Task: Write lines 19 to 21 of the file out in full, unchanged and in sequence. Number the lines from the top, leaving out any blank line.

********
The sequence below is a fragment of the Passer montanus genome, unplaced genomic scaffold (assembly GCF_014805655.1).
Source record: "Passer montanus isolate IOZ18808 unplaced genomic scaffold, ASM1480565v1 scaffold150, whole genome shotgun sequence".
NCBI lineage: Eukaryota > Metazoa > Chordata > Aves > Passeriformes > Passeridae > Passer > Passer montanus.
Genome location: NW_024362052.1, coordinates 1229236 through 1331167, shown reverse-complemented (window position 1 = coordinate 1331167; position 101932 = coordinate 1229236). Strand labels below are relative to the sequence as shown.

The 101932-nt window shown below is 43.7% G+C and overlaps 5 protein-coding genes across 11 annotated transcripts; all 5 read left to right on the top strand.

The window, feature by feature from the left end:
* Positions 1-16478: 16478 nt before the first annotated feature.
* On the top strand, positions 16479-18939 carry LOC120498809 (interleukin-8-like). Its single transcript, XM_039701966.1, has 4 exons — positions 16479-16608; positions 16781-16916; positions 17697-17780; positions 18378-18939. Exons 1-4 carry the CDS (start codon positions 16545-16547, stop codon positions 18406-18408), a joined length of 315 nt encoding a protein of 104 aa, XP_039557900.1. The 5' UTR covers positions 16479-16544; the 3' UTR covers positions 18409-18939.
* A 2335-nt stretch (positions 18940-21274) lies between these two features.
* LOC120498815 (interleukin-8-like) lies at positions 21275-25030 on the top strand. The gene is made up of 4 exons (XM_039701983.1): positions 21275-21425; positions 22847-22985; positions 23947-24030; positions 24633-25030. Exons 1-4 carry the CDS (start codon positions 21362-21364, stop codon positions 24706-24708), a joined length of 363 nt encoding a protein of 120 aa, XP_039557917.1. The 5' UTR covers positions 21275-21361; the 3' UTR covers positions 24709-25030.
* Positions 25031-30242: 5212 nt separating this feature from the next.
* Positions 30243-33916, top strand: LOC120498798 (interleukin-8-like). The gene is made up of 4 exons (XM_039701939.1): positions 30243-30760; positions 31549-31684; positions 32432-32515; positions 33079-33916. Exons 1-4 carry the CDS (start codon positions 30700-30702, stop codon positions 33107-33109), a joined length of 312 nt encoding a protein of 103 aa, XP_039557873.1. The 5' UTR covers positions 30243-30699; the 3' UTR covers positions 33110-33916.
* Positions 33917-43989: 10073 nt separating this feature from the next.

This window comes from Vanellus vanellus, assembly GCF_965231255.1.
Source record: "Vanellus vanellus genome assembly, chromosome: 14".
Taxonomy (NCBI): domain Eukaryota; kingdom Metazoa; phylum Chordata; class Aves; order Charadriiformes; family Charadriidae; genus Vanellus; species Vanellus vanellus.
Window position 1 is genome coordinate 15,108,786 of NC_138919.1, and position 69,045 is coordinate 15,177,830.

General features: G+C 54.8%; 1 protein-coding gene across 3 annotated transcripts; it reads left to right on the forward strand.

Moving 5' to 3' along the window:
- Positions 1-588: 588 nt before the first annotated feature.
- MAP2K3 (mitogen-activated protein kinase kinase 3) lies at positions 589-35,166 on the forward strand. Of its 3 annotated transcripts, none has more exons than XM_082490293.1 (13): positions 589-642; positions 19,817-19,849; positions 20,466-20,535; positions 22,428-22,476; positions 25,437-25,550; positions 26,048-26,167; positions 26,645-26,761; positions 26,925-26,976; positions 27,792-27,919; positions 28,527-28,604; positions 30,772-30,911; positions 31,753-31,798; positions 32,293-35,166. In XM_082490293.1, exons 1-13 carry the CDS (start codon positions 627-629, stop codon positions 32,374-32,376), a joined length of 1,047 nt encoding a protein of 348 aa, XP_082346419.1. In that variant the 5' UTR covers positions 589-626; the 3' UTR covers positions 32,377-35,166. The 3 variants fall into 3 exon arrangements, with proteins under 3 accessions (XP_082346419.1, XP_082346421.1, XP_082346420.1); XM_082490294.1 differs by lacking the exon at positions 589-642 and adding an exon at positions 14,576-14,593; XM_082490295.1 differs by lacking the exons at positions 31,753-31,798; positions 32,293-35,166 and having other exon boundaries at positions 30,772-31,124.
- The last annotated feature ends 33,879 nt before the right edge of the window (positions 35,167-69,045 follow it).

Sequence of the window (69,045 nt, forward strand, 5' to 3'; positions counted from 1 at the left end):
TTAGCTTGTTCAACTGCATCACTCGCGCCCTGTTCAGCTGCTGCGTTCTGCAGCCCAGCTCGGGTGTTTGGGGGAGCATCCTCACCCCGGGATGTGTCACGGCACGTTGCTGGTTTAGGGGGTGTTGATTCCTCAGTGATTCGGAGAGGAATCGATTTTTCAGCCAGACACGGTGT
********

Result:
Moving 5' to 3' along the window:
- Positions 1-588: 588 nt before the first annotated feature.
- MAP2K3 (mitogen-activated protein kinase kinase 3) lies at positions 589-35,166 on the forward strand. Of its 3 annotated transcripts, none has more exons than XM_082490293.1 (13): positions 589-642; positions 19,817-19,849; positions 20,466-20,535; positions 22,428-22,476; positions 25,437-25,550; positions 26,048-26,167; positions 26,645-26,761; positions 26,925-26,976; positions 27,792-27,919; positions 28,527-28,604; positions 30,772-30,911; positions 31,753-31,798; positions 32,293-35,166. In XM_082490293.1, exons 1-13 carry the CDS (start codon positions 627-629, stop codon positions 32,374-32,376), a joined length of 1,047 nt encoding a protein of 348 aa, XP_082346419.1. In that variant the 5' UTR covers positions 589-626; the 3' UTR covers positions 32,377-35,166. The 3 variants fall into 3 exon arrangements, with proteins under 3 accessions (XP_082346419.1, XP_082346421.1, XP_082346420.1); XM_082490294.1 differs by lacking the exon at positions 589-642 and adding an exon at positions 14,576-14,593; XM_082490295.1 differs by lacking the exons at positions 31,753-31,798; positions 32,293-35,166 and having other exon boundaries at positions 30,772-31,124.